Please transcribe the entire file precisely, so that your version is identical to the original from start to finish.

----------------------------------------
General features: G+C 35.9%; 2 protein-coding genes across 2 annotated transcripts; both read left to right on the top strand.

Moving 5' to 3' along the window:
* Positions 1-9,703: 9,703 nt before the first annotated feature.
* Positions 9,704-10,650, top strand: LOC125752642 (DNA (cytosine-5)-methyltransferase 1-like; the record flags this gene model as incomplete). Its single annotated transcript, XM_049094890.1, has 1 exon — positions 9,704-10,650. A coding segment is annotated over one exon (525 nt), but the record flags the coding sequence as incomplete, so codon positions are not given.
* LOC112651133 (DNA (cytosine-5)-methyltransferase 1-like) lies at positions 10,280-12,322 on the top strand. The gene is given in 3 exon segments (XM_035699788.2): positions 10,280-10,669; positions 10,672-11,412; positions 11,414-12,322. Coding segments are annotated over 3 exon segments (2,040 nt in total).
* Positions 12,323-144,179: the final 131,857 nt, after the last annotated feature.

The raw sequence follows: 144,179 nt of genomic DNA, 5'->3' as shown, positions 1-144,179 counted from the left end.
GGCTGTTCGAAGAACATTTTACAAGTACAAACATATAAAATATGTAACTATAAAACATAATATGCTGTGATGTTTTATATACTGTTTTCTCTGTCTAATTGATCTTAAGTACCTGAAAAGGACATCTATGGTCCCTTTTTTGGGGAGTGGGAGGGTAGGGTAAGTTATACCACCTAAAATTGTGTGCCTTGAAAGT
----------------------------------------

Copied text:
General features: G+C 35.9%; 2 protein-coding genes across 2 annotated transcripts; both read left to right on the top strand.

Moving 5' to 3' along the window:
* Positions 1-9,703: 9,703 nt before the first annotated feature.
* Positions 9,704-10,650, top strand: LOC125752642 (DNA (cytosine-5)-methyltransferase 1-like; the record flags this gene model as incomplete). Its single annotated transcript, XM_049094890.1, has 1 exon — positions 9,704-10,650. A coding segment is annotated over one exon (525 nt), but the record flags the coding sequence as incomplete, so codon positions are not given.
* LOC112651133 (DNA (cytosine-5)-methyltransferase 1-like) lies at positions 10,280-12,322 on the top strand. The gene is given in 3 exon segments (XM_035699788.2): positions 10,280-10,669; positions 10,672-11,412; positions 11,414-12,322. Coding segments are annotated over 3 exon segments (2,040 nt in total).
* Positions 12,323-144,179: the final 131,857 nt, after the last annotated feature.

The raw sequence follows: 144,179 nt of genomic DNA, 5'->3' as shown, positions 1-144,179 counted from the left end.
GGCTGTTCGAAGAACATTTTACAAGTACAAACATATAAAATATGTAACTATAAAACATAATATGCTGTGATGTTTTATATACTGTTTTCTCTGTCTAATTGATCTTAAGTACCTGAAAAGGACATCTATGGTCCCTTTTTTGGGGAGTGGGAGGGTAGGGTAAGTTATACCACCTAAAATTGTGTGCCTTGAAAGT